Right click on audio player to download mp3 or to change listening speed
Our Spiritual “Workout,” Part 1
If you would now, please take out your Bibles and turn in them to the book of Philippians, chapter 2. If you don’t have a Bible with you, there should be one under a chair in front of you. You could grab that Bible. Turn in the back portion of it to page 155, and you would find yourself at Philippians, chapter 2.
Now we’ve had a very sort of cloudy, dreary, rainy spring, but summer is coming quickly. If you’re not already involved in a physical workout, maybe you’re anticipating a get-ready-for-summer workout. There are a myriad of options out there in that arena. For example, you could choose the Six Pack abs workout. Or maybe you might pick a muscle-building workout such as you would get with a Bowflex machine or the Total Gym. One workout I came across this week was interesting to me. It’s the Tamilee Webb Defy Gravity Workout. I’m really thinking about getting that one. You know. It would be fun to defy gravity…to go through the workout, get on top of the building, jump off, and defy gravity. It sounds like a good thing to try.
A lot of different things you can choose from, and I have to admit to you in the last few months I’ve purchased some of these workouts. I have. I recently purchased the Turbo Jam workout, and also I purchased the Core Rhythms workout. That is these little dance moves, so you know, you just never know what could happen on a Sunday morning here as I work through all of these various workouts, but today what we want to talk about is…Our Spiritual “Workout.” We see that in Philippians, chapter 2, verses 12-13.
Now as we come to these two verses, I want you to know these are two of my favorite verses in all of the Bible, but I also know these are verses that confuse a number of people. A number of people come to chapter 2 in Philippians and look at verses 12 and 13 and they say, “I don’t know. That just doesn’t sound quite right.” A lot of people prefer to avoid these verses, to jog around them in their Bible study rather than running into them and really seeking to understand what they mean.
So if you have your Bible open, I would like to read verses 12 and 13, and invite you to follow along in your Bible as I read what Paul has to say to us here. He writes, “So then, my beloved, just as you have always obeyed, not as in my presence only, but now much more in my absence, work out your salvation with fear and trembling; for it is God who is at work in you, both to will and to work for His good pleasure.”
So we’ve entitled our message today…Our Spiritual “Workout,” and there are little quotes there by the word workout. It has two parts to it. First of all, we have the operational principle of our spiritual workout given to us in verses 12 and 13. Then we have the practical outworking of that in verses 14-18. Now we’re not going to get to verses 14-18 today but would just give you a little heads up on that. We really want to focus on the operational principle of our spiritual workout.
Now this is not just a summer-season workout. This workout is to be SOP for those who are followers of Jesus Christ…standard operating procedure. So, let’s look at these two verses and try to understand them better. You look again at verse 12. In the New American Standard, it begins with the words, “So then…” Most translations…the NIV, the New King James Version, the ESV, use the word, “Therefore…” When you see that word therefore, it’s pointing to what had come previously. What’s the therefore there for? It’s connected back to what we saw last week.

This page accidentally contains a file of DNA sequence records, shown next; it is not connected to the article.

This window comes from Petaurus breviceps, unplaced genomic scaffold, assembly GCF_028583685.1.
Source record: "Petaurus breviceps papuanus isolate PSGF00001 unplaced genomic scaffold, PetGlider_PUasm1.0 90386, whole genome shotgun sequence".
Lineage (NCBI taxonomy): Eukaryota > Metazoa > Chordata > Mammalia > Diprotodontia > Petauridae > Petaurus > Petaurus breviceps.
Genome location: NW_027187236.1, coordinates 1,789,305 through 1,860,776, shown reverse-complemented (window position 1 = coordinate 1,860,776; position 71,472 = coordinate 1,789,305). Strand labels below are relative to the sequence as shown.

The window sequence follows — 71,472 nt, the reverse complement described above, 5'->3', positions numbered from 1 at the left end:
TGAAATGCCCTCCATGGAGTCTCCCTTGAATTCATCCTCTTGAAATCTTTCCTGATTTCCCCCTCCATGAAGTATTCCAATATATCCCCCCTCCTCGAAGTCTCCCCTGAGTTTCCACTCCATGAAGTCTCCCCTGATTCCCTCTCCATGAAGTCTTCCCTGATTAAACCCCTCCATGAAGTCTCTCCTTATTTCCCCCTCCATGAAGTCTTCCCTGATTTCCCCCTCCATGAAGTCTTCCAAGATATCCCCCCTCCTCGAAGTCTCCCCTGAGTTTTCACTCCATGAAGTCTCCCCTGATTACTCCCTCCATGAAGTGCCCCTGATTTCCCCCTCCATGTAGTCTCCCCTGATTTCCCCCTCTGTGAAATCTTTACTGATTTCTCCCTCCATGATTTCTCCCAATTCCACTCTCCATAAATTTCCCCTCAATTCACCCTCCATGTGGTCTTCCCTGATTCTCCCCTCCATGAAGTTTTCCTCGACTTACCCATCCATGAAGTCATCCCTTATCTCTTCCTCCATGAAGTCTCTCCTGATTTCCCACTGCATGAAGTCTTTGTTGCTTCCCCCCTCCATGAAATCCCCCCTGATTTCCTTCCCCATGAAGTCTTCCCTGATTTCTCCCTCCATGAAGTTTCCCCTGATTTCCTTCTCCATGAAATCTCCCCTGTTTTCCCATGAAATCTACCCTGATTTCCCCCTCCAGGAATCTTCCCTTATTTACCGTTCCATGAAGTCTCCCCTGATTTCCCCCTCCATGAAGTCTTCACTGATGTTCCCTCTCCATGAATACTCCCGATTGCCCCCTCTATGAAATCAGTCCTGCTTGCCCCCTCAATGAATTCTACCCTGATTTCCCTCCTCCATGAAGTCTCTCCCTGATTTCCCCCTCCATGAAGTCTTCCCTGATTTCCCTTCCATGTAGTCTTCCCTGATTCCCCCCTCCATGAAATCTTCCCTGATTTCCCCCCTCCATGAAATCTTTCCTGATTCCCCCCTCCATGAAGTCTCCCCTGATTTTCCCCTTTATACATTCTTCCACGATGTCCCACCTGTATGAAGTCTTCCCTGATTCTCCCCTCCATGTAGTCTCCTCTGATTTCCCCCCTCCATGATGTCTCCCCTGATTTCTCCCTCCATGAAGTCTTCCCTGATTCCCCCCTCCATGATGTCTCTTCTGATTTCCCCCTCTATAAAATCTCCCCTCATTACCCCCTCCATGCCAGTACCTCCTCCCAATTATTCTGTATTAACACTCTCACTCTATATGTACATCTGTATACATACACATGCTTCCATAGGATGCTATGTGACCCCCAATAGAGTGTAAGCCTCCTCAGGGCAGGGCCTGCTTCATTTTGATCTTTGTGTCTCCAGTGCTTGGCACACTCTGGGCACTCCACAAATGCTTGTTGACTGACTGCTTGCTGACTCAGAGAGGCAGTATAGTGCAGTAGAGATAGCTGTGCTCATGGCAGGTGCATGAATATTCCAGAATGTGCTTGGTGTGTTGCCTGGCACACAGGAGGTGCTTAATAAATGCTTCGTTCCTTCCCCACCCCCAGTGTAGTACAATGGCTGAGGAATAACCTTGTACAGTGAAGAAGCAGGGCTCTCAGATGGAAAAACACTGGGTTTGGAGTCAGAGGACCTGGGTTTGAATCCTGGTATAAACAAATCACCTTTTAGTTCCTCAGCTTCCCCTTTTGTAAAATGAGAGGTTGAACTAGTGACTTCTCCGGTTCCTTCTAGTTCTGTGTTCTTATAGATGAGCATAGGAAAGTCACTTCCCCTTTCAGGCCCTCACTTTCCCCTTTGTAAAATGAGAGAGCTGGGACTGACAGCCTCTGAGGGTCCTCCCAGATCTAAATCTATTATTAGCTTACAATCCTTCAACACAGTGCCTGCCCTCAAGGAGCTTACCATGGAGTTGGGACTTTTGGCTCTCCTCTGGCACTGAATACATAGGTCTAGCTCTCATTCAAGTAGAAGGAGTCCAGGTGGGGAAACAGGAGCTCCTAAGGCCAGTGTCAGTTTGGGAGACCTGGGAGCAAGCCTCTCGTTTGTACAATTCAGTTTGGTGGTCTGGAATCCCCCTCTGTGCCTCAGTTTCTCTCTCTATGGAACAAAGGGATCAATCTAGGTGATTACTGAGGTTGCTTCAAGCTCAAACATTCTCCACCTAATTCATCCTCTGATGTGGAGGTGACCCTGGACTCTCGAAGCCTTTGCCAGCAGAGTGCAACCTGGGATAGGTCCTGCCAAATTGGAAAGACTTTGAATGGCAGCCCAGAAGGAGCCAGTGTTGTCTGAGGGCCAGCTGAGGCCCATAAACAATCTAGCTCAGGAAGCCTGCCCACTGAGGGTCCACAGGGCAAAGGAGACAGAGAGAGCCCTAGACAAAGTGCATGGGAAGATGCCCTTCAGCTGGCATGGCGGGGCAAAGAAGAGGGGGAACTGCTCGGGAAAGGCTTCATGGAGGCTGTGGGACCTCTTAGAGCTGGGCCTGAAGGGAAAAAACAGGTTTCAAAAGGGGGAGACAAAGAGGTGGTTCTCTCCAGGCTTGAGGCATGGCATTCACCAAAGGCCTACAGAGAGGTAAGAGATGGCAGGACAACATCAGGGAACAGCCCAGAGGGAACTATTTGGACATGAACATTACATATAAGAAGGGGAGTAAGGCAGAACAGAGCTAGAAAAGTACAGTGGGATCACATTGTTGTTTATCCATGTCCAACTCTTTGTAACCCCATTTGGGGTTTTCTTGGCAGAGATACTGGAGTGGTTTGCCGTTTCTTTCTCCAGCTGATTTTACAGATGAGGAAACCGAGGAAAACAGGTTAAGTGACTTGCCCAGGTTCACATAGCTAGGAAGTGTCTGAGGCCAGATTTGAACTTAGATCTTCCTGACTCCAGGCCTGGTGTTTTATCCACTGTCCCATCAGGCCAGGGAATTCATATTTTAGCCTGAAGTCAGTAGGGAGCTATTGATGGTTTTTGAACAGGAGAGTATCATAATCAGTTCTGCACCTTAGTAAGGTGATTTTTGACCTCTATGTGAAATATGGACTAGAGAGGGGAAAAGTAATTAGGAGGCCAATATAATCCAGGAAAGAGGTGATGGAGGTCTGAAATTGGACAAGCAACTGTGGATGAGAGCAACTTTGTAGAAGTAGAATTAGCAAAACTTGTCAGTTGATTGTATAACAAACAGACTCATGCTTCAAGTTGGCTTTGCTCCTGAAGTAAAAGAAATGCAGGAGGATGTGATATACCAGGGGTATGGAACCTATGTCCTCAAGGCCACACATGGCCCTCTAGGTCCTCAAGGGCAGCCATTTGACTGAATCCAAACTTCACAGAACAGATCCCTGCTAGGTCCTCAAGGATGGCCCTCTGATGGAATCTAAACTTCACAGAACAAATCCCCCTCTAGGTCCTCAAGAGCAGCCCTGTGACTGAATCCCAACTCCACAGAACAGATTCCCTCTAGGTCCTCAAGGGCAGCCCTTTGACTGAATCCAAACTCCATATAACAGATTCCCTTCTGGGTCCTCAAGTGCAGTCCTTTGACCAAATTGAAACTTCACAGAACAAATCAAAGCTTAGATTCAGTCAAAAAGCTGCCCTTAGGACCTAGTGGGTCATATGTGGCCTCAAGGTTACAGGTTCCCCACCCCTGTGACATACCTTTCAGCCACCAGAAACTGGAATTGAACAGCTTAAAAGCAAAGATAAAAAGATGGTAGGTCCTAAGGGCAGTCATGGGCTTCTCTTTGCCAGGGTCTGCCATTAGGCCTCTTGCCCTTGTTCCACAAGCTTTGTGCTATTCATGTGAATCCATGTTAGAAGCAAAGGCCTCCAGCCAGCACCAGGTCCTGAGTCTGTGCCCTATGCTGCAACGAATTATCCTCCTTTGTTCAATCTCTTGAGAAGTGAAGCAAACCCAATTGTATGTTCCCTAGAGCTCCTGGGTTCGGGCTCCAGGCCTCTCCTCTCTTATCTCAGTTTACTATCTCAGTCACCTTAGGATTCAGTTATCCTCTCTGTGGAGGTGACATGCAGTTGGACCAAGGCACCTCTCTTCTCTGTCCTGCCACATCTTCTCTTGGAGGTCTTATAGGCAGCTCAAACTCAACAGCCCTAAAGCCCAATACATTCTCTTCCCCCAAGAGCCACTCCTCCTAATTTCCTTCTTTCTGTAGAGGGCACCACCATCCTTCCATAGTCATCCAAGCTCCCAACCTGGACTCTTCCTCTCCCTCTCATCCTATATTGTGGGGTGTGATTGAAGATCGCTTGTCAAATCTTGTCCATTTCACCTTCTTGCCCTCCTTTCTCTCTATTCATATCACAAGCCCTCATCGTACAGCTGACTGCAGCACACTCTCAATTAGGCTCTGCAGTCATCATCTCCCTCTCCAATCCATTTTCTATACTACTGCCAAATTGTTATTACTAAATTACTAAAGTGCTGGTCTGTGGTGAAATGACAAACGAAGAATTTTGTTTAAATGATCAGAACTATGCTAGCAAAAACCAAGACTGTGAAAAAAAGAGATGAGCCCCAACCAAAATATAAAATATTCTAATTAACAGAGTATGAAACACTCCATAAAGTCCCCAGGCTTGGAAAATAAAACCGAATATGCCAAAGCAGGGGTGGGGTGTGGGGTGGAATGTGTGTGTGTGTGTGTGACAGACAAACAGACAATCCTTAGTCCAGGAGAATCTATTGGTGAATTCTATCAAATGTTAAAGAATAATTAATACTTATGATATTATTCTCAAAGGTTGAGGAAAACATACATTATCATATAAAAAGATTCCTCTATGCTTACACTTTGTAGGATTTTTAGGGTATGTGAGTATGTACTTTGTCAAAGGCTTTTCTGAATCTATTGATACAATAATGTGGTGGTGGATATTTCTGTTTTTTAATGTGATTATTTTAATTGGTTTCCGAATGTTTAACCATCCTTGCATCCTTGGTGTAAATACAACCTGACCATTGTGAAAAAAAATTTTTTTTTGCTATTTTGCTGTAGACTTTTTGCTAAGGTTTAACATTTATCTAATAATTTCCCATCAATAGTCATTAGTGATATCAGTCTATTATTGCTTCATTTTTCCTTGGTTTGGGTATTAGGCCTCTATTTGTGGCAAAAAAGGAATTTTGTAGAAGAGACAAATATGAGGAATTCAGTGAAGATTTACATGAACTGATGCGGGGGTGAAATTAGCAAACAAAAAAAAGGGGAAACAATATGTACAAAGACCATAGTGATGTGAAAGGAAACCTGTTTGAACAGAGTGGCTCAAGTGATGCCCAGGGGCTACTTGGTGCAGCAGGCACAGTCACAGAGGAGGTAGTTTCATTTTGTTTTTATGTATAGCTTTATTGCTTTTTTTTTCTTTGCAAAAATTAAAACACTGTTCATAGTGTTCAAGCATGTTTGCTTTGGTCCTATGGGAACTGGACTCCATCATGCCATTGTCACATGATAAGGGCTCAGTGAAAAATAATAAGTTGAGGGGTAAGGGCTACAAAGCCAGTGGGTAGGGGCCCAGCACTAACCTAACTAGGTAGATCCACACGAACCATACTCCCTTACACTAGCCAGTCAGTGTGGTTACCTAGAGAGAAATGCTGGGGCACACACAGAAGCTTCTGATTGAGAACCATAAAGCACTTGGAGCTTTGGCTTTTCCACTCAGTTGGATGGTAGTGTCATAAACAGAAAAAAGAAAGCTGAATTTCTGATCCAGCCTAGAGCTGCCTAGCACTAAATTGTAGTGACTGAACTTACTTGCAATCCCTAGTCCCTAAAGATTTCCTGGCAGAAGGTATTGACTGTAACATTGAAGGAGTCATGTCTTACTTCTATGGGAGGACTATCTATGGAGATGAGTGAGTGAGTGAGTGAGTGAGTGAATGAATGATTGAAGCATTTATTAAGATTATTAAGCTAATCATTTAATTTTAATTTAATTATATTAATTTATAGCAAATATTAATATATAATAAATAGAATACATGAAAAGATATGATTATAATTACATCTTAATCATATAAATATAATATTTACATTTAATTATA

You remember how last week we were flying high on the heights of Jesus’ example. Just to remind you, if you go back and look at verse 5. In verse 5, we learn that the attitude Jesus had, the approach that Jesus had, we are to have. Then we learn from verse 6 of chapter 2 that He did not cling to His prerogatives as YHWH God out of the Old Testament. He, it says in verse 7, “emptied Himself.” We looked at that. He veiled His pre-incarnate glory, and He decided to do a voluntary, non-use of His attributes as God.
Then it tells us in verse 8 that He humbled Himself. He decided to operate in His life under the submission to the will of the Father and reliance on the Holy Spirit. He became a man. He took on humanity. He humbled Himself further to the point of death, even death on a cross, which we saw was the most scandalous and degrading death of all.
Then we saw in verses 9 to 11 that God highly exalted Him…the only time that verb is ever used anywhere in the New Testament. We ended up with the very summit of it all where every knee will bow and every tongue will confess that Jesus Christ is Lord. So then, you come to verse 12, and it says, “So then…” Or, “Therefore…” Really what he is saying to you and to me, “Be like Jesus.” Be like Jesus. Having looked at His example…be like Jesus. Live out the example of Jesus.
Now I don’t know about you, but when I see that call given to me, that seems pretty overwhelming, and to be really honest with you, it seems quite unrealistic. I’m going to be like Jesus, and you look at those verses 5 to 11? I think there are various responses that people have to that idea that we are to be like Jesus. For some people, they just freak out. I mean they just freak out. There is no way that’s going to happen in a million years. Other people’s response would be rather than to freak out, maybe to fake it. I know deep inside I’m not going to be like Jesus, so I’ll just do a little bit. I’ll kind of pretend that I can do some of that, but I’m really going to have to fake it because the reality is, I’m a long way away from being like Jesus.